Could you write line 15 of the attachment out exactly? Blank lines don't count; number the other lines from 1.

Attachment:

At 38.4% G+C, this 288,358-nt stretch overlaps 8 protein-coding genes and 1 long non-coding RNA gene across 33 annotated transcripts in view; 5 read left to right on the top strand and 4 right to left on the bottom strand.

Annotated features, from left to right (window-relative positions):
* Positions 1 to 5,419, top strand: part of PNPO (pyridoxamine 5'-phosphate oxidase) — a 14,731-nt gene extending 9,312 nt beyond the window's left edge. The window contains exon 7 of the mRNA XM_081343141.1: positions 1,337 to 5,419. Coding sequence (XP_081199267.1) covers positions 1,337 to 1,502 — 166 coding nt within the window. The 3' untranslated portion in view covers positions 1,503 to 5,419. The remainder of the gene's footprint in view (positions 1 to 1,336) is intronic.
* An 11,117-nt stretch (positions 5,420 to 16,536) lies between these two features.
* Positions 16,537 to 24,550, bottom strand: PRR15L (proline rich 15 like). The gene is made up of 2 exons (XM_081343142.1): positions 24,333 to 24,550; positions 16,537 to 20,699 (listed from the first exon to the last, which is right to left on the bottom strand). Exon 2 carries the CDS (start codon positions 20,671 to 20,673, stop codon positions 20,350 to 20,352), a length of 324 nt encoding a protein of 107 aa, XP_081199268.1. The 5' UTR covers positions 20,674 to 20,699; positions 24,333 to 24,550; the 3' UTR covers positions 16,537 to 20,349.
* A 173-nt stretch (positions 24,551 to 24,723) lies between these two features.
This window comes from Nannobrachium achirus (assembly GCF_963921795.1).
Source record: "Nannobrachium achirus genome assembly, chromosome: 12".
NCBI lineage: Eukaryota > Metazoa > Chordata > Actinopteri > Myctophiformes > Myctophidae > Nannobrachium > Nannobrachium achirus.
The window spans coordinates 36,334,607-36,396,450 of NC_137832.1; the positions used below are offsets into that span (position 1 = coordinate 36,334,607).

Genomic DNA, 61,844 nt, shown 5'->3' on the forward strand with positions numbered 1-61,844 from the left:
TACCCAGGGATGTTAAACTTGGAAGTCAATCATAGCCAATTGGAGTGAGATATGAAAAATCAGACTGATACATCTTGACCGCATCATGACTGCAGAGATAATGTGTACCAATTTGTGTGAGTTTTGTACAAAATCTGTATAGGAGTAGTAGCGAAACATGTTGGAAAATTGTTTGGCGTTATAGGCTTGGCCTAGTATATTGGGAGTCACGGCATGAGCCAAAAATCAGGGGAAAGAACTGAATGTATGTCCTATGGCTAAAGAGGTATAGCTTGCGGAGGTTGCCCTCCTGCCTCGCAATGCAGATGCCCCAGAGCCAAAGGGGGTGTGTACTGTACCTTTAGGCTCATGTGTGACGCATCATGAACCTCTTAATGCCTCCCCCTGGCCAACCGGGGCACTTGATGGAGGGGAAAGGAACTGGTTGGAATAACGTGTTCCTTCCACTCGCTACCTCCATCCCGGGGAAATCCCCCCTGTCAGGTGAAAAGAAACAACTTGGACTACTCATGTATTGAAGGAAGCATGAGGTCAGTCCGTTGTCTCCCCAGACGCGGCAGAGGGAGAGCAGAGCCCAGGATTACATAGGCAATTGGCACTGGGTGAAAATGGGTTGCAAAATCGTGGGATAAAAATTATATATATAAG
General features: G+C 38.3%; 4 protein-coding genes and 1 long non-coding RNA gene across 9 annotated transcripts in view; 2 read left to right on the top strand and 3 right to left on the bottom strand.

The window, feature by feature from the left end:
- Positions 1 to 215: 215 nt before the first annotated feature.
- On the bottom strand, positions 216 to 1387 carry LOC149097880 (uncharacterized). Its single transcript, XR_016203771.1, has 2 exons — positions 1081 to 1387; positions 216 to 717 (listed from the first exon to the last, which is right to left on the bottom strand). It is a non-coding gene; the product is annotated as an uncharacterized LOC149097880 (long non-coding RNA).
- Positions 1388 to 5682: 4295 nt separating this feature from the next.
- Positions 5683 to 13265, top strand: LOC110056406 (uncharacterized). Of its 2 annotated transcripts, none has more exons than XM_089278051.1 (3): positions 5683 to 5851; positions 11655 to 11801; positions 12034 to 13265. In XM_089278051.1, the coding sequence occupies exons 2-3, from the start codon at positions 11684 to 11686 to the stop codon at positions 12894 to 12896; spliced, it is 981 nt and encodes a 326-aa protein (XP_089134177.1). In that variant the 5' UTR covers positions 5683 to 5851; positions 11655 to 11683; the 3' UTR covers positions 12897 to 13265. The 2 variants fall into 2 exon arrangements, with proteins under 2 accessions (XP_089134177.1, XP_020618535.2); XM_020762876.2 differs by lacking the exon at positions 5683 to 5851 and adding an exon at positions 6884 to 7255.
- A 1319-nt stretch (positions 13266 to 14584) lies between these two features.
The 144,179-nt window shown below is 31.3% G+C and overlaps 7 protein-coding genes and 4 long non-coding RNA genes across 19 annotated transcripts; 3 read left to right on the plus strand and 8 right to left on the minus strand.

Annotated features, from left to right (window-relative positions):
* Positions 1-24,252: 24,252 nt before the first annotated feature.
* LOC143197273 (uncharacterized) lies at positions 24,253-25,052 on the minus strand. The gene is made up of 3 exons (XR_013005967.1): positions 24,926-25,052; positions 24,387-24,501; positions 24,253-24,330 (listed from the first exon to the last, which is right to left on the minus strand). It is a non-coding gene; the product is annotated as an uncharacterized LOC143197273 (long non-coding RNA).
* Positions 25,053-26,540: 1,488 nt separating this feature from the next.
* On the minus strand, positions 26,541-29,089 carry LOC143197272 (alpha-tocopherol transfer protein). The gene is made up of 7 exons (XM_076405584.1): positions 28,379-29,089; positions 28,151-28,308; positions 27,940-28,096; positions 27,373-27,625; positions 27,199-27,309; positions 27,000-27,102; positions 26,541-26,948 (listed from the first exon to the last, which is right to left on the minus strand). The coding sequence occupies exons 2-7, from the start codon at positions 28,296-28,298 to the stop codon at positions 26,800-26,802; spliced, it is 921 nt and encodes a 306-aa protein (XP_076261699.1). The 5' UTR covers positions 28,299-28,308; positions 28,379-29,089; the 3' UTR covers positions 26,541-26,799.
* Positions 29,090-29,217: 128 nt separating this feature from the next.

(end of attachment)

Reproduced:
- Positions 1 to 215: 215 nt before the first annotated feature.